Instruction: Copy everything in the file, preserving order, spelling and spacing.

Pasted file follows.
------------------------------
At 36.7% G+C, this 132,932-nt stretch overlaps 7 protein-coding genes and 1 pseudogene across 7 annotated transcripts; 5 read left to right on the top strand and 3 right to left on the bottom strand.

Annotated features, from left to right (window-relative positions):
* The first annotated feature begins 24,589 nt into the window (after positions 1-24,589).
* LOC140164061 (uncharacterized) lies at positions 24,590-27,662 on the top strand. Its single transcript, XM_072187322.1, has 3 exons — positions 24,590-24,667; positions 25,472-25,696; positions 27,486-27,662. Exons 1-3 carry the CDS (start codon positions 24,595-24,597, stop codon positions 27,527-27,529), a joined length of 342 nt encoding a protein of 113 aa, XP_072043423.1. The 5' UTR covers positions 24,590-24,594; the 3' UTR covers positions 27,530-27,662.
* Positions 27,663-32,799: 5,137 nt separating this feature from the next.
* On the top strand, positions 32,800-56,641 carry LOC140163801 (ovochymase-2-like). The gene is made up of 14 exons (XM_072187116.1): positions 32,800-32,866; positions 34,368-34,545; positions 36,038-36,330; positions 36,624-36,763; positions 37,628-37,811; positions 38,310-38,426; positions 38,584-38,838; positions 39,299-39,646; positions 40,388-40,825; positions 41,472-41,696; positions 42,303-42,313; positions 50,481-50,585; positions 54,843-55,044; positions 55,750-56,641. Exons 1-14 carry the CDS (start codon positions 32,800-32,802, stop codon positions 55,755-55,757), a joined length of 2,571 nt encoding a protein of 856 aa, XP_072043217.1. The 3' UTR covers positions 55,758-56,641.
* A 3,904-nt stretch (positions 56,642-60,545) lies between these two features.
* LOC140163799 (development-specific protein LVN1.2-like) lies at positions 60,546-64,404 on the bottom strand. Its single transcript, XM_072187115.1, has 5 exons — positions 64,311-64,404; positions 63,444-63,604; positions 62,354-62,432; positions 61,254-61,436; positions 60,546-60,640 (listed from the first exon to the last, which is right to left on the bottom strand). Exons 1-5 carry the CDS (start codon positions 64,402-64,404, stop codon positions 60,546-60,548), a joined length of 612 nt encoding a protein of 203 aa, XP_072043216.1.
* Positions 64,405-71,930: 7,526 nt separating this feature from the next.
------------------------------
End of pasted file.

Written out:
At 36.7% G+C, this 132,932-nt stretch overlaps 7 protein-coding genes and 1 pseudogene across 7 annotated transcripts; 5 read left to right on the top strand and 3 right to left on the bottom strand.

Annotated features, from left to right (window-relative positions):
* The first annotated feature begins 24,589 nt into the window (after positions 1-24,589).
* LOC140164061 (uncharacterized) lies at positions 24,590-27,662 on the top strand. Its single transcript, XM_072187322.1, has 3 exons — positions 24,590-24,667; positions 25,472-25,696; positions 27,486-27,662. Exons 1-3 carry the CDS (start codon positions 24,595-24,597, stop codon positions 27,527-27,529), a joined length of 342 nt encoding a protein of 113 aa, XP_072043423.1. The 5' UTR covers positions 24,590-24,594; the 3' UTR covers positions 27,530-27,662.
* Positions 27,663-32,799: 5,137 nt separating this feature from the next.
* On the top strand, positions 32,800-56,641 carry LOC140163801 (ovochymase-2-like). The gene is made up of 14 exons (XM_072187116.1): positions 32,800-32,866; positions 34,368-34,545; positions 36,038-36,330; positions 36,624-36,763; positions 37,628-37,811; positions 38,310-38,426; positions 38,584-38,838; positions 39,299-39,646; positions 40,388-40,825; positions 41,472-41,696; positions 42,303-42,313; positions 50,481-50,585; positions 54,843-55,044; positions 55,750-56,641. Exons 1-14 carry the CDS (start codon positions 32,800-32,802, stop codon positions 55,755-55,757), a joined length of 2,571 nt encoding a protein of 856 aa, XP_072043217.1. The 3' UTR covers positions 55,758-56,641.
* A 3,904-nt stretch (positions 56,642-60,545) lies between these two features.
* LOC140163799 (development-specific protein LVN1.2-like) lies at positions 60,546-64,404 on the bottom strand. Its single transcript, XM_072187115.1, has 5 exons — positions 64,311-64,404; positions 63,444-63,604; positions 62,354-62,432; positions 61,254-61,436; positions 60,546-60,640 (listed from the first exon to the last, which is right to left on the bottom strand). Exons 1-5 carry the CDS (start codon positions 64,402-64,404, stop codon positions 60,546-60,548), a joined length of 612 nt encoding a protein of 203 aa, XP_072043216.1.
* Positions 64,405-71,930: 7,526 nt separating this feature from the next.